It is Max Newman’s (Alan Cox) finest hour. Despite a flighty political past and dubious tabloid reputation – very consciously modelled on Boris Johnson – he is the darling of the voting public. The Conservative leader and current prime minister has recently resigned, and Max is his obvious replacement.

Eleanor Hopkirk (Joanna Bending) – Tory parliamentary whip – has managed to dupe Max into a meeting with his lone leadership rival, Dan Regan (Laurence Dobiesz). There she hopes she will use Regan, a promising young colt of a junior minister, not only to help her unhorse Max, but to convince the bumbling old rogue to stand down voluntarily. Unlikely as it sounds, playwrights Robert Khan and Tom Salinsky have given her an impressive ace in the hole that does the trick. Being a woman in parliament is still a strong disadvantage, she explains. Even other female MPs are considered enemies. But this just makes Eleanor – in her position of power within the party – more formidable: she has learned to play by, exploit and supplant the rules of the men’s political games.

The venue for the tete-a-tete is a forgotten Westminster backroom. The landlines have been cut off, there is no mobile signal; we are miles from the political and public front line. All this lays the foundations for what is Kingmaker’s most frightening assertion about UK democracy: all the important political battles are fought and decisions made in private elitist bunkers like this.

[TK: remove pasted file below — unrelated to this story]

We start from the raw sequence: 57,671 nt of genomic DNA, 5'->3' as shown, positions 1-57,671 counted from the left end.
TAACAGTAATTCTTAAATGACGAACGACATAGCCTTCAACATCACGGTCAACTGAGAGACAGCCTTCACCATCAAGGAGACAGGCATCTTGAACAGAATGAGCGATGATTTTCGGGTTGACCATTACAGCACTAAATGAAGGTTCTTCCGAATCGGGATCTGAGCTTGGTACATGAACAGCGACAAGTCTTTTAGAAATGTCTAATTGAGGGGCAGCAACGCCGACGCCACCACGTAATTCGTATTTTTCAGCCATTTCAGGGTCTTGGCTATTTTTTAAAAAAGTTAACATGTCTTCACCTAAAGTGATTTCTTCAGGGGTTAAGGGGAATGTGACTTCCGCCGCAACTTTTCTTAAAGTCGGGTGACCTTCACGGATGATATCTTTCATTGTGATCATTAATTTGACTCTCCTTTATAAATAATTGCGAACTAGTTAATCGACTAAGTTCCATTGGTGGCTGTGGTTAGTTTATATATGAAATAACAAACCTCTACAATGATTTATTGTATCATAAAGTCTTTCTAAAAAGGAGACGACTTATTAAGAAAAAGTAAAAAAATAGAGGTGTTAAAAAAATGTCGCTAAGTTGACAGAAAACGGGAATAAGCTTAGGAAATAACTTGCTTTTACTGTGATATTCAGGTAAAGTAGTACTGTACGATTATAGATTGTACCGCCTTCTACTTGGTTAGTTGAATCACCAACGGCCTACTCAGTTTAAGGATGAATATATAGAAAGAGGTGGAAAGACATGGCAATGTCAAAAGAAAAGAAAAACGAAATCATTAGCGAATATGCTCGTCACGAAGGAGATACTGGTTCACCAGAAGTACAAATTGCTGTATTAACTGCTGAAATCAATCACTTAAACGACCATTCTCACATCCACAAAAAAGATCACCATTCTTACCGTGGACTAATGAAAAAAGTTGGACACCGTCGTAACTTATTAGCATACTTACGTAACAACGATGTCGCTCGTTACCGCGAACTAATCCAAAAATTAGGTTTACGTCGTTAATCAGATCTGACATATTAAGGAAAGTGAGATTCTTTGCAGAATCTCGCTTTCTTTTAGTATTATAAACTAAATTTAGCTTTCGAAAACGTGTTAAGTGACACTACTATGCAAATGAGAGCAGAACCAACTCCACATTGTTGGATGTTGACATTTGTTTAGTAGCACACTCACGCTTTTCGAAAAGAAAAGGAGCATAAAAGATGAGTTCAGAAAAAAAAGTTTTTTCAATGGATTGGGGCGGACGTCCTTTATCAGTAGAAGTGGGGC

Like a good Shakespearean tragic hero, Max is introduced to us before he enters. When he does so, it is with a charismatic bound. Though undoubtedly a rogue, Cox does an outstanding job making it obvious why the man is so popular. But he has a dangerous side to say the least. At the heart of Kingmaker is a question: how monstrously must these people have behaved privately to land the top public positions? The problem: the man has survived everything. It’s his flaws that make him human, and his humanity makes people vote for him. He is politically invincible.

The experience as a whole is a paradox. The political swordplay is sharp and witty throughout, but most enjoyable because the characters can’t evade each other in the room’s tight confines. They are forced to attack at all times. But as a play to watch on the eve of the General Election, behind my involuntary grin it didn’t half make uncomfortable viewing. None of the characters redeem themselves. Their morality is muddied and sullied as we progress, and the portrait we are left with is a deep shade of faecal brown. There is a limpness to Kingmaker’s climax that serves the writer’s purpose perfectly. The flaccid flailings of the defeated party in their death throws are about as lively as we get here, and that is because everything genuinely human died over the course of the previous 50 minutes. Who would give these monsters the keys to the country?

Kingmaker is playing at Arts Theatre until 23 May. For tickets and more information, see the Kingmaker website. Photo by Jeremy Abrahams.